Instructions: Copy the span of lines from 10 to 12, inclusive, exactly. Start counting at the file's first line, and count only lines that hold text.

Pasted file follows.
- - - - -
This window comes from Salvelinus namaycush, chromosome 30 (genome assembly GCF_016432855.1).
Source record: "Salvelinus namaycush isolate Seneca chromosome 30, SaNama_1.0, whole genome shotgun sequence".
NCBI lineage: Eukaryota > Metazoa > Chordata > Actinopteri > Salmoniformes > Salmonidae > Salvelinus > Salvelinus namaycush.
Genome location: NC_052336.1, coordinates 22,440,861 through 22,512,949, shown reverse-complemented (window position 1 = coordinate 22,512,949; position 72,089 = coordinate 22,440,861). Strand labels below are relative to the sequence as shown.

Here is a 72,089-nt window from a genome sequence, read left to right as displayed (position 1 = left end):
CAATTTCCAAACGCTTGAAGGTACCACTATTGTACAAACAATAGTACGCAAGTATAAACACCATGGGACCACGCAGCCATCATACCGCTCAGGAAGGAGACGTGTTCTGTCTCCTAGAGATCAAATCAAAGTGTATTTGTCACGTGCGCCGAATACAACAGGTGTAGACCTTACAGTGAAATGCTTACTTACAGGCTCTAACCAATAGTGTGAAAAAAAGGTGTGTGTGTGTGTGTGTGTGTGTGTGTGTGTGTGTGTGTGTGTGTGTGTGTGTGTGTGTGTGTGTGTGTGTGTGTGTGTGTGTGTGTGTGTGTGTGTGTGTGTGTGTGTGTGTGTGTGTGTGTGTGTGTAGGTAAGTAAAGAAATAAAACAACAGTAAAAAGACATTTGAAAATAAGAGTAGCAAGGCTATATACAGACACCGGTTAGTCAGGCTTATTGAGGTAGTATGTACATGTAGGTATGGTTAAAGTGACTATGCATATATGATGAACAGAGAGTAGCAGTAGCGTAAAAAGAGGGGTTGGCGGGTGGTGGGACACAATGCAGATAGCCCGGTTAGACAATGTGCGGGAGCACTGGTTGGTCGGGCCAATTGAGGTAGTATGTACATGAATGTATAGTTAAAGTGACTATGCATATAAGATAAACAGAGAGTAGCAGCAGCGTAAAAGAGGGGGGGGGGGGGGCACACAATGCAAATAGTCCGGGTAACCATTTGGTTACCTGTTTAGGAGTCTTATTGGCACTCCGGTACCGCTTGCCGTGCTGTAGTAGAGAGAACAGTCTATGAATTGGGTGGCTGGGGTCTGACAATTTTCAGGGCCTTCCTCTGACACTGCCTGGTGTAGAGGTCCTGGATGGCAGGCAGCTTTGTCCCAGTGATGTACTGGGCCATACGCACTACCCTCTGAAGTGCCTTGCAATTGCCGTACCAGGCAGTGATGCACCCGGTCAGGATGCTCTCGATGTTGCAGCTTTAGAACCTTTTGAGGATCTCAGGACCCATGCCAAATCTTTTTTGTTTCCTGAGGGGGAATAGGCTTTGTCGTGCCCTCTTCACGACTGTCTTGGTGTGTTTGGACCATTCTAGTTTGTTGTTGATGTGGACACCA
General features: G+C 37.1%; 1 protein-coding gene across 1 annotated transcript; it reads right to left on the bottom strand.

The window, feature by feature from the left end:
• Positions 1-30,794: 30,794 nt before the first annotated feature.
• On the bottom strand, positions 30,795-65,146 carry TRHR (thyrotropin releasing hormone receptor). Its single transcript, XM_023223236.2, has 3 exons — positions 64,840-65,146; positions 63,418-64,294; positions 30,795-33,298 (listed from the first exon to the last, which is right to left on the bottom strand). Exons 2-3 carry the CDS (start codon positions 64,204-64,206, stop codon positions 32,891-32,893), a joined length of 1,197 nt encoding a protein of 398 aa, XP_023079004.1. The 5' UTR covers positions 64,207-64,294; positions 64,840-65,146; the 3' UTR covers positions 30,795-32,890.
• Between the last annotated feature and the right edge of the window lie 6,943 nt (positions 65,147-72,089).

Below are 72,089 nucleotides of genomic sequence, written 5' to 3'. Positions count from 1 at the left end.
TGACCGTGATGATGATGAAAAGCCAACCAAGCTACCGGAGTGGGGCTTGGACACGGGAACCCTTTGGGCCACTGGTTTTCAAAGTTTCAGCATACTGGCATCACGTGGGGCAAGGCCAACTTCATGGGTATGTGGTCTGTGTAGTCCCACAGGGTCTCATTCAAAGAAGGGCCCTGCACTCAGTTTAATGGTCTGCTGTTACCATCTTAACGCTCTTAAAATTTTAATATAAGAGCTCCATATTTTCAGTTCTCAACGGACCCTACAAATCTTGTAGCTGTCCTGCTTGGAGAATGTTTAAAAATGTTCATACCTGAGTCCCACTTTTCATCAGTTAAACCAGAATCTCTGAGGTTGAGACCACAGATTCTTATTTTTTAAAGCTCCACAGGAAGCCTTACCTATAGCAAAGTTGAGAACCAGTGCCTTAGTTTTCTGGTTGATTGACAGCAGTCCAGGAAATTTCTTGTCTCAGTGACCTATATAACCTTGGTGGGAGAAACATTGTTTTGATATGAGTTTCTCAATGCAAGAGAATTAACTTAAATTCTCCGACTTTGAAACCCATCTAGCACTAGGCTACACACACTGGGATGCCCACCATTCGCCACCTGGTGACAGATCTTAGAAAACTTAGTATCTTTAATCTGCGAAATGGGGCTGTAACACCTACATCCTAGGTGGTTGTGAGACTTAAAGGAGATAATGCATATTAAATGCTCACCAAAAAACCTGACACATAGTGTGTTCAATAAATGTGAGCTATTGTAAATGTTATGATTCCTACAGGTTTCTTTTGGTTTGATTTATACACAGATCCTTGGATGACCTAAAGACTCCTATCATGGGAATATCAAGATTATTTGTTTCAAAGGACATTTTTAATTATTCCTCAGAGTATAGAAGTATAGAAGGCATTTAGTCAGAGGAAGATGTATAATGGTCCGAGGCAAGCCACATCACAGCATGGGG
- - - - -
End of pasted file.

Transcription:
• On the bottom strand, positions 30,795-65,146 carry TRHR (thyrotropin releasing hormone receptor). Its single transcript, XM_023223236.2, has 3 exons — positions 64,840-65,146; positions 63,418-64,294; positions 30,795-33,298 (listed from the first exon to the last, which is right to left on the bottom strand). Exons 2-3 carry the CDS (start codon positions 64,204-64,206, stop codon positions 32,891-32,893), a joined length of 1,197 nt encoding a protein of 398 aa, XP_023079004.1. The 5' UTR covers positions 64,207-64,294; positions 64,840-65,146; the 3' UTR covers positions 30,795-32,890.
• Between the last annotated feature and the right edge of the window lie 6,943 nt (positions 65,147-72,089).

Below are 72,089 nucleotides of genomic sequence, written 5' to 3'. Positions count from 1 at the left end.